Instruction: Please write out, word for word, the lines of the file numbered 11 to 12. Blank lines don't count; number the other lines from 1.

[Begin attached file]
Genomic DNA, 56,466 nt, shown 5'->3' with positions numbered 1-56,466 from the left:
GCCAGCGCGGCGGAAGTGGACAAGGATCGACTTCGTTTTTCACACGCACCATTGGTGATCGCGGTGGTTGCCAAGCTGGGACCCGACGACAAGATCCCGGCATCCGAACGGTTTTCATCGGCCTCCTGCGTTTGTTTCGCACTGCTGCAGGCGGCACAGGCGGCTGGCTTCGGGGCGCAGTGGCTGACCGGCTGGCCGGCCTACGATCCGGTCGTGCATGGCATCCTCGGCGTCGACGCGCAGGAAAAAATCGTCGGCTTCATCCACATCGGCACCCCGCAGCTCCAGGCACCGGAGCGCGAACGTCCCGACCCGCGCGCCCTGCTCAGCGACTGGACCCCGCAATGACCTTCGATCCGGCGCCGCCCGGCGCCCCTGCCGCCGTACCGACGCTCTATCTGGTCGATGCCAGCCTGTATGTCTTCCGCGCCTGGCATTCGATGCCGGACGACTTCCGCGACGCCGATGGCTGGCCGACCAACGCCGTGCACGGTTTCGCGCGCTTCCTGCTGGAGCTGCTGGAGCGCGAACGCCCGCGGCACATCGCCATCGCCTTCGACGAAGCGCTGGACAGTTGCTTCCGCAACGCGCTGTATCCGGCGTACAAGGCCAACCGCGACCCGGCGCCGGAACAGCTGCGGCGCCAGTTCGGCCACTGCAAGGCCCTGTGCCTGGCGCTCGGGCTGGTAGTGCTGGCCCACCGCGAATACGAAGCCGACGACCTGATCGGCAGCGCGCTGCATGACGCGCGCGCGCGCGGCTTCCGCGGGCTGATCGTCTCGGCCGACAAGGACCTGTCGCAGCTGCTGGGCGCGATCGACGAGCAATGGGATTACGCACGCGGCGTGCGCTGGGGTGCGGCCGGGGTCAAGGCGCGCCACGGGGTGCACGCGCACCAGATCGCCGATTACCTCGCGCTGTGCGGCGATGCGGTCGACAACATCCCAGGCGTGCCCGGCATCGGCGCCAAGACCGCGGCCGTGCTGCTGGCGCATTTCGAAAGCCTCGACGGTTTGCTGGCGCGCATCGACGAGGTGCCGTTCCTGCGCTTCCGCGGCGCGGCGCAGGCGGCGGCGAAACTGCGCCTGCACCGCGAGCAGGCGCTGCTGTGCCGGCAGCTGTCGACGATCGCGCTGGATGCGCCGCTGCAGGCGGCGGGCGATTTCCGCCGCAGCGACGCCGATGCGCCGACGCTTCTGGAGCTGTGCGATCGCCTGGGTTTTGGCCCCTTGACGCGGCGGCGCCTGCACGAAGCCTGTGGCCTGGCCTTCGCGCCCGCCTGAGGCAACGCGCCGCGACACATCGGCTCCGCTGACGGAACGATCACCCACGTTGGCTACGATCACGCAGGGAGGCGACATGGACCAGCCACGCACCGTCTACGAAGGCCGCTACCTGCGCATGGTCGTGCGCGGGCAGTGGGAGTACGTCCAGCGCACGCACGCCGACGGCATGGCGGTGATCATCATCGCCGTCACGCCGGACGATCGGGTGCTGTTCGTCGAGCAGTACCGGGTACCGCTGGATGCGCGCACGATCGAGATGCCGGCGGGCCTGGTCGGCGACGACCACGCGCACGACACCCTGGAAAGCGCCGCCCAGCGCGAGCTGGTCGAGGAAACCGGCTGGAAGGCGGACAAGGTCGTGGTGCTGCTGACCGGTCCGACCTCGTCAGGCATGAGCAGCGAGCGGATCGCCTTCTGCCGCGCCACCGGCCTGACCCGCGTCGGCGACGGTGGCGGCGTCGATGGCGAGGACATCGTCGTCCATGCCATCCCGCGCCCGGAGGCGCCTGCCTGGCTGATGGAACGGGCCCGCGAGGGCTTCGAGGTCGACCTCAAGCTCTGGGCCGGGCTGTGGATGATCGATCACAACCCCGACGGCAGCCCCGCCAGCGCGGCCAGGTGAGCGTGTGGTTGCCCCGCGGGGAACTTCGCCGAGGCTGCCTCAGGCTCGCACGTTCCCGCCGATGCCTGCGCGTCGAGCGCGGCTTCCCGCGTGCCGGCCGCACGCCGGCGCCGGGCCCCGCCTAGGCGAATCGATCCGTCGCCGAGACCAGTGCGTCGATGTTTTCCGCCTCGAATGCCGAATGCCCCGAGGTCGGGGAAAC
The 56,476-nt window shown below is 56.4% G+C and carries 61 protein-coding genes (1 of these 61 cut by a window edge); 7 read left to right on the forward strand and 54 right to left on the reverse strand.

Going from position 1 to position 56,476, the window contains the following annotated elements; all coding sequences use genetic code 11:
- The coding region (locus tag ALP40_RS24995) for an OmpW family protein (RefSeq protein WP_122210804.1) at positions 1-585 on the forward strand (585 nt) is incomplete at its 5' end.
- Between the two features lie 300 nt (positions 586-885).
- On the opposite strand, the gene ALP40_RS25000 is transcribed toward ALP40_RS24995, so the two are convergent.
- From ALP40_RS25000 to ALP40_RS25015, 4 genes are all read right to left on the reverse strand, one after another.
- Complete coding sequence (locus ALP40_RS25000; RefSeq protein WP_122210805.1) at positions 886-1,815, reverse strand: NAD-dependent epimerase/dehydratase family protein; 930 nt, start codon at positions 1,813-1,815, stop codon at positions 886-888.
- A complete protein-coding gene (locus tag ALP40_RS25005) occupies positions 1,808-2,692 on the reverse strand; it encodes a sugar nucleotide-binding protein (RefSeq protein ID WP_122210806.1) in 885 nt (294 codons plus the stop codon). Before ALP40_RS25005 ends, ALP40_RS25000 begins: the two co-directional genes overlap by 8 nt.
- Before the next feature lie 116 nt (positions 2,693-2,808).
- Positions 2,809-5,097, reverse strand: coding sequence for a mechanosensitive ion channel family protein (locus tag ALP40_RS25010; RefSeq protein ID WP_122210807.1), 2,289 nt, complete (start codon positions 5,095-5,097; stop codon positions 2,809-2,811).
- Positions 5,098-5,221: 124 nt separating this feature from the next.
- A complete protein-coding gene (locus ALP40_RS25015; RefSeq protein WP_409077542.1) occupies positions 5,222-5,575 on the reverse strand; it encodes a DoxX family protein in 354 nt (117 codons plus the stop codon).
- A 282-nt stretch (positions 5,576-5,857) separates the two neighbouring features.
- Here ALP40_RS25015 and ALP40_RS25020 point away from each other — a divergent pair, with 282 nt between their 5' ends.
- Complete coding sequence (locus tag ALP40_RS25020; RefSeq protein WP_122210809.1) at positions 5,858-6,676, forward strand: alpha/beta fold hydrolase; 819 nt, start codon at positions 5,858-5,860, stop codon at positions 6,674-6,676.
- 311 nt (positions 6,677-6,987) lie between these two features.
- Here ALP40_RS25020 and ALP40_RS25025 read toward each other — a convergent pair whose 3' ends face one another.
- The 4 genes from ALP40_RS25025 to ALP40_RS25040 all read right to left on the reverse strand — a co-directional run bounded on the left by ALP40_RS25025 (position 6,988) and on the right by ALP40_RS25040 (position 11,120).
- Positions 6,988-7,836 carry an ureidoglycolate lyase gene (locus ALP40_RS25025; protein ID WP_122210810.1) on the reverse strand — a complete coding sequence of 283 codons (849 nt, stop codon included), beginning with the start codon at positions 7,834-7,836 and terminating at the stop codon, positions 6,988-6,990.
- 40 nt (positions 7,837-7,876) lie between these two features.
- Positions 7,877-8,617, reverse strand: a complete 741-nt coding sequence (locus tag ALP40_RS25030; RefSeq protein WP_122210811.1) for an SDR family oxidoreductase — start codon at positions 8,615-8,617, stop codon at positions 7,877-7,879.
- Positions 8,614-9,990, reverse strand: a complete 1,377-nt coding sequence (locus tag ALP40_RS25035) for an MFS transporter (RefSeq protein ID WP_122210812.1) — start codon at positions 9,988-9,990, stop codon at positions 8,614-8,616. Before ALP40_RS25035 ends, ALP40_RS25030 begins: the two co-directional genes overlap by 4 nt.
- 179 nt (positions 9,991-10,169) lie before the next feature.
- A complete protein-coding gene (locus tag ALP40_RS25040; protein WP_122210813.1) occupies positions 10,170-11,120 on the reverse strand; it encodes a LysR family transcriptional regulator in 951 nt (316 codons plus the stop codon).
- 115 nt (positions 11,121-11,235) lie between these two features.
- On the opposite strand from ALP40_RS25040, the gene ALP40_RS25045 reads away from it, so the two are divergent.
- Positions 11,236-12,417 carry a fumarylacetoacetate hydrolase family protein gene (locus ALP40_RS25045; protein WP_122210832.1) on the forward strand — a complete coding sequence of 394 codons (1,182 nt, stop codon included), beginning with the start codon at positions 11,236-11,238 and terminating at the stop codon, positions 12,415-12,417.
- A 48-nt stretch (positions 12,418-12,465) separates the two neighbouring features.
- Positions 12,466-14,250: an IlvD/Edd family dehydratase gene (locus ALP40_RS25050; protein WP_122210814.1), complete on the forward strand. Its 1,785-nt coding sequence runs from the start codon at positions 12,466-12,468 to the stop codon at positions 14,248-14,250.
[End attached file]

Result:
- Before the next feature lie 116 nt (positions 2,693-2,808).
- Positions 2,809-5,097, reverse strand: coding sequence for a mechanosensitive ion channel family protein (locus tag ALP40_RS25010; RefSeq protein ID WP_122210807.1), 2,289 nt, complete (start codon positions 5,095-5,097; stop codon positions 2,809-2,811).